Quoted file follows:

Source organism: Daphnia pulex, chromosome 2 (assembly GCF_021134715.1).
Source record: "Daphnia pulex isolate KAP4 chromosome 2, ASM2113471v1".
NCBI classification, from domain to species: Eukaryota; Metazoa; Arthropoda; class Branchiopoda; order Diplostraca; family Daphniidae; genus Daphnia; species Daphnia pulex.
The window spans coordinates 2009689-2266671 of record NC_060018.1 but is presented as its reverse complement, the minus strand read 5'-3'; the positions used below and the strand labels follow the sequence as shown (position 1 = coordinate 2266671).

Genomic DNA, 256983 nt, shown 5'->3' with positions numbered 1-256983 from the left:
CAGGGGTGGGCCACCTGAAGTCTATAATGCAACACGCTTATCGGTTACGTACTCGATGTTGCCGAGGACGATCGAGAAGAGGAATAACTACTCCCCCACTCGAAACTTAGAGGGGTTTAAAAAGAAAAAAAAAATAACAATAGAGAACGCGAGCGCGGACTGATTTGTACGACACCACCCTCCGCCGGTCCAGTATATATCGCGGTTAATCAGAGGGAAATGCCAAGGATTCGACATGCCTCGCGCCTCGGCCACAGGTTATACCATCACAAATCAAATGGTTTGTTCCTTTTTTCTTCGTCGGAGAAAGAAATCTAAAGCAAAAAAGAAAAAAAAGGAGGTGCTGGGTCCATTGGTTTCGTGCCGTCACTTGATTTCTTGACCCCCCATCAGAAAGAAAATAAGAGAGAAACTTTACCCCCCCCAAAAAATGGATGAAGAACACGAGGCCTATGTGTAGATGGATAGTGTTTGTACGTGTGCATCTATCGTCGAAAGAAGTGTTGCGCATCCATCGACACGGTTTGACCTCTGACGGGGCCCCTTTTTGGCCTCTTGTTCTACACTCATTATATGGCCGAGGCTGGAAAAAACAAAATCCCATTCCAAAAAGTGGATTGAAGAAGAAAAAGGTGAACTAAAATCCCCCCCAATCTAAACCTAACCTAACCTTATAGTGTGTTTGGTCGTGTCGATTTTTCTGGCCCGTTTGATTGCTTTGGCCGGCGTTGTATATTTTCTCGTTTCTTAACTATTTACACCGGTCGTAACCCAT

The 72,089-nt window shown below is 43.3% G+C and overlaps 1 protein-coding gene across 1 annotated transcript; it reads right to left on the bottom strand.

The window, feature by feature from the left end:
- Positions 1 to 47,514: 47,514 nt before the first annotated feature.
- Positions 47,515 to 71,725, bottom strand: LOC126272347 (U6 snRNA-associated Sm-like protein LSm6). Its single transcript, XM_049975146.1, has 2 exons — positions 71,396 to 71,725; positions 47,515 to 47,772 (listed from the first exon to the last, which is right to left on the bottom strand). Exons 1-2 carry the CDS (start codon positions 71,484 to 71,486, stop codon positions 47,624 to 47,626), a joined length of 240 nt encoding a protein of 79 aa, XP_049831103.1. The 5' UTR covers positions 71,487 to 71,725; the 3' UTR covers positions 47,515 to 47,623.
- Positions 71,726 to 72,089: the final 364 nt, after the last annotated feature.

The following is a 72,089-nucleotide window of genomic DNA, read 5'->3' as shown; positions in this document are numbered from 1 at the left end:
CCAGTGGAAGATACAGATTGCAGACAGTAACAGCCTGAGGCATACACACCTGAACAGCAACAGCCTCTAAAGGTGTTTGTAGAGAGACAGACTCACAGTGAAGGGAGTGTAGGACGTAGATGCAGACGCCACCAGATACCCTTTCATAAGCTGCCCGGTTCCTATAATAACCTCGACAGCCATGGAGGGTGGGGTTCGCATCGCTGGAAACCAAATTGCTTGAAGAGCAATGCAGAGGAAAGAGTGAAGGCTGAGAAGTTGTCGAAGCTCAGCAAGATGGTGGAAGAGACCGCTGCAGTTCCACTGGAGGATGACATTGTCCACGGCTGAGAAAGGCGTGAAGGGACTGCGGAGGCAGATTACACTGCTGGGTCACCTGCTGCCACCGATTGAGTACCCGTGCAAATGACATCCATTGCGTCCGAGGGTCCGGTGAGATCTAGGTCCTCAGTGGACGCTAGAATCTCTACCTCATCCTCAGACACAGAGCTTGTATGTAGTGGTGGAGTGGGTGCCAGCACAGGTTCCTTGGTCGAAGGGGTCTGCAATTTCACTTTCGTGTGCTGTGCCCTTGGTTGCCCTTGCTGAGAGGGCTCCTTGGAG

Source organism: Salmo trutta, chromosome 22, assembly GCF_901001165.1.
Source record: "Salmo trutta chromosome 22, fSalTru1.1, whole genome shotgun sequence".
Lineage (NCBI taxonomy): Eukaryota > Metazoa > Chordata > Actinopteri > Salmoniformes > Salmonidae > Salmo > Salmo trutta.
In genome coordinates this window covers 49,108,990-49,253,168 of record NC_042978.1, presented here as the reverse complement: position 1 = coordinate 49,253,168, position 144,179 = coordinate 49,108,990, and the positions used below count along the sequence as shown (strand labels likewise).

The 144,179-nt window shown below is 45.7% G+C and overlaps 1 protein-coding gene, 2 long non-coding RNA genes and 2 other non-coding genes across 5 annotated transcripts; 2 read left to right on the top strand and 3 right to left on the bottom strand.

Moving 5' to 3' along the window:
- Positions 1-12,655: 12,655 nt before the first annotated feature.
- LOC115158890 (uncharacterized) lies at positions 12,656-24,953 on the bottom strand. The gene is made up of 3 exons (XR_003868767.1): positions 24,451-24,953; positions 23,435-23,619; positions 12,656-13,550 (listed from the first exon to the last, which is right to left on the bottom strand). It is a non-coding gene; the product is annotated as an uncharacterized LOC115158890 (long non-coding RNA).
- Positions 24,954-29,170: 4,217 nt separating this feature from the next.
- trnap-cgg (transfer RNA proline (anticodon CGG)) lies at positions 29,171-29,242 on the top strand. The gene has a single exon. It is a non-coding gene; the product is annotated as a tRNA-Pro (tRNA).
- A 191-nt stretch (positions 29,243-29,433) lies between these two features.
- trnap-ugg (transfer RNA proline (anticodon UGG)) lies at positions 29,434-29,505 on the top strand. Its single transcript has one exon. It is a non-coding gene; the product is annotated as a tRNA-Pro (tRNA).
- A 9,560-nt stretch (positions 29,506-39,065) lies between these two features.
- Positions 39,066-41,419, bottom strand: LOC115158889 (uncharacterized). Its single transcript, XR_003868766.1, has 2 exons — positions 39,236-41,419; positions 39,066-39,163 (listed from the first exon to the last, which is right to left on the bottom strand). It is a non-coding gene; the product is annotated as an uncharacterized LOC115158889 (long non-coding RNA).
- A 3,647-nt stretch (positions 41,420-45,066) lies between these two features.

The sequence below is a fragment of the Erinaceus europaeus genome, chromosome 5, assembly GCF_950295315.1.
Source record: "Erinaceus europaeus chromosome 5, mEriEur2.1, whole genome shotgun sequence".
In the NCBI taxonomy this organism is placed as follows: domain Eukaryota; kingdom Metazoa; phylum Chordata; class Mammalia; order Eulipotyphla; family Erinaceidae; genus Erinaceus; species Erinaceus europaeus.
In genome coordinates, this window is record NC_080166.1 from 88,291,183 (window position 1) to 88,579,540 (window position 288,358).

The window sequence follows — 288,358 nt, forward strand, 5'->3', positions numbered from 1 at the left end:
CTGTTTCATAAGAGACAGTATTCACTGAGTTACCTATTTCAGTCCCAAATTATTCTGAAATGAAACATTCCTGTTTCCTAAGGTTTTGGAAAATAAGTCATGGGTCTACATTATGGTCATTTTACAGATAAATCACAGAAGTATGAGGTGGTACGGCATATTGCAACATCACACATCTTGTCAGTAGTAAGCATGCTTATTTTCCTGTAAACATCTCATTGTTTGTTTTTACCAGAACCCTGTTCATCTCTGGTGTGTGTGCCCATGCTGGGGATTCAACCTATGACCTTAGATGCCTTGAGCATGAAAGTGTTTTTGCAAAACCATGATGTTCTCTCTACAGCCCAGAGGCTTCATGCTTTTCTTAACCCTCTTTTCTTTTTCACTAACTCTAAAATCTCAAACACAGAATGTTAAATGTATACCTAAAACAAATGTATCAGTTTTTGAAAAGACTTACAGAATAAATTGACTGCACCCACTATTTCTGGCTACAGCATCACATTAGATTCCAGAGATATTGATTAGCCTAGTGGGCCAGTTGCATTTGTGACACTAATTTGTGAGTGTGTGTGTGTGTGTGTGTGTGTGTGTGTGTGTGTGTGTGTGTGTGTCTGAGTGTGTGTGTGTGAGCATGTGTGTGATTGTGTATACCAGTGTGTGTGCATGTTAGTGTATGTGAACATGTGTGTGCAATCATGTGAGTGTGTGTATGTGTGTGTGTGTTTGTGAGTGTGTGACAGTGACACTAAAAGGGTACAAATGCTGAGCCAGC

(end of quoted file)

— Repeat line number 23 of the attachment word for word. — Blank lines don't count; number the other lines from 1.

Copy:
- trnap-cgg (transfer RNA proline (anticodon CGG)) lies at positions 29,171-29,242 on the top strand. The gene has a single exon. It is a non-coding gene; the product is annotated as a tRNA-Pro (tRNA).